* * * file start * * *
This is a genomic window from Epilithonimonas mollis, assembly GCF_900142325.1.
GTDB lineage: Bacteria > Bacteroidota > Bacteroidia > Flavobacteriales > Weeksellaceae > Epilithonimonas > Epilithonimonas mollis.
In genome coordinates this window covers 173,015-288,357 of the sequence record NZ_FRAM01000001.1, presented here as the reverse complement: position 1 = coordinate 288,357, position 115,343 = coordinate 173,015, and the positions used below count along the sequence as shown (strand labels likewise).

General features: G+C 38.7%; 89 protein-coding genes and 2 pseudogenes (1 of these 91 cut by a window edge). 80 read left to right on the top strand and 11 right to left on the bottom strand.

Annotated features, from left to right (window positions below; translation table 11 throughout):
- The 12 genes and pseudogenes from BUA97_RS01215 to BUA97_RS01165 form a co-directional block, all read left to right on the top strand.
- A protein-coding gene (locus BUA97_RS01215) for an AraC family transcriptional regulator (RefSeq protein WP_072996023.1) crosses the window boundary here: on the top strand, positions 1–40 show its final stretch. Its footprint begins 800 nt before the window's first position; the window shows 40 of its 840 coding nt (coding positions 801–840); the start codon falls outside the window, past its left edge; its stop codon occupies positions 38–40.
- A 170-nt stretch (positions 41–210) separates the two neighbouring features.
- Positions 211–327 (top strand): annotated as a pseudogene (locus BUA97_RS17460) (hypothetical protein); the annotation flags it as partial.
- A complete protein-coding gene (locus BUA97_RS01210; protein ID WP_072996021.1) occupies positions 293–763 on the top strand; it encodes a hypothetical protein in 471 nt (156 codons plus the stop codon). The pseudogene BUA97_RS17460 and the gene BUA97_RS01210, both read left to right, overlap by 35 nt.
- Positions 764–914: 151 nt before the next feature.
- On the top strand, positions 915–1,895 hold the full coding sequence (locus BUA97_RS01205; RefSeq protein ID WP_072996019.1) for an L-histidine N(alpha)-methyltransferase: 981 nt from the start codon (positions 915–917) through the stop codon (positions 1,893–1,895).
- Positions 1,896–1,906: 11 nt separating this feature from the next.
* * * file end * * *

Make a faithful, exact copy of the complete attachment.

This is a genomic window from Epilithonimonas mollis, assembly GCF_900142325.1.
GTDB lineage: Bacteria > Bacteroidota > Bacteroidia > Flavobacteriales > Weeksellaceae > Epilithonimonas > Epilithonimonas mollis.
In genome coordinates this window covers 173,015-288,357 of the sequence record NZ_FRAM01000001.1, presented here as the reverse complement: position 1 = coordinate 288,357, position 115,343 = coordinate 173,015, and the positions used below count along the sequence as shown (strand labels likewise).

General features: G+C 38.7%; 89 protein-coding genes and 2 pseudogenes (1 of these 91 cut by a window edge). 80 read left to right on the top strand and 11 right to left on the bottom strand.

Annotated features, from left to right (window positions below; translation table 11 throughout):
- The 12 genes and pseudogenes from BUA97_RS01215 to BUA97_RS01165 form a co-directional block, all read left to right on the top strand.
- A protein-coding gene (locus BUA97_RS01215) for an AraC family transcriptional regulator (RefSeq protein WP_072996023.1) crosses the window boundary here: on the top strand, positions 1–40 show its final stretch. Its footprint begins 800 nt before the window's first position; the window shows 40 of its 840 coding nt (coding positions 801–840); the start codon falls outside the window, past its left edge; its stop codon occupies positions 38–40.
- A 170-nt stretch (positions 41–210) separates the two neighbouring features.
- Positions 211–327 (top strand): annotated as a pseudogene (locus BUA97_RS17460) (hypothetical protein); the annotation flags it as partial.
- A complete protein-coding gene (locus BUA97_RS01210; protein ID WP_072996021.1) occupies positions 293–763 on the top strand; it encodes a hypothetical protein in 471 nt (156 codons plus the stop codon). The pseudogene BUA97_RS17460 and the gene BUA97_RS01210, both read left to right, overlap by 35 nt.
- Positions 764–914: 151 nt before the next feature.
- On the top strand, positions 915–1,895 hold the full coding sequence (locus BUA97_RS01205; RefSeq protein ID WP_072996019.1) for an L-histidine N(alpha)-methyltransferase: 981 nt from the start codon (positions 915–917) through the stop codon (positions 1,893–1,895).
- Positions 1,896–1,906: 11 nt separating this feature from the next.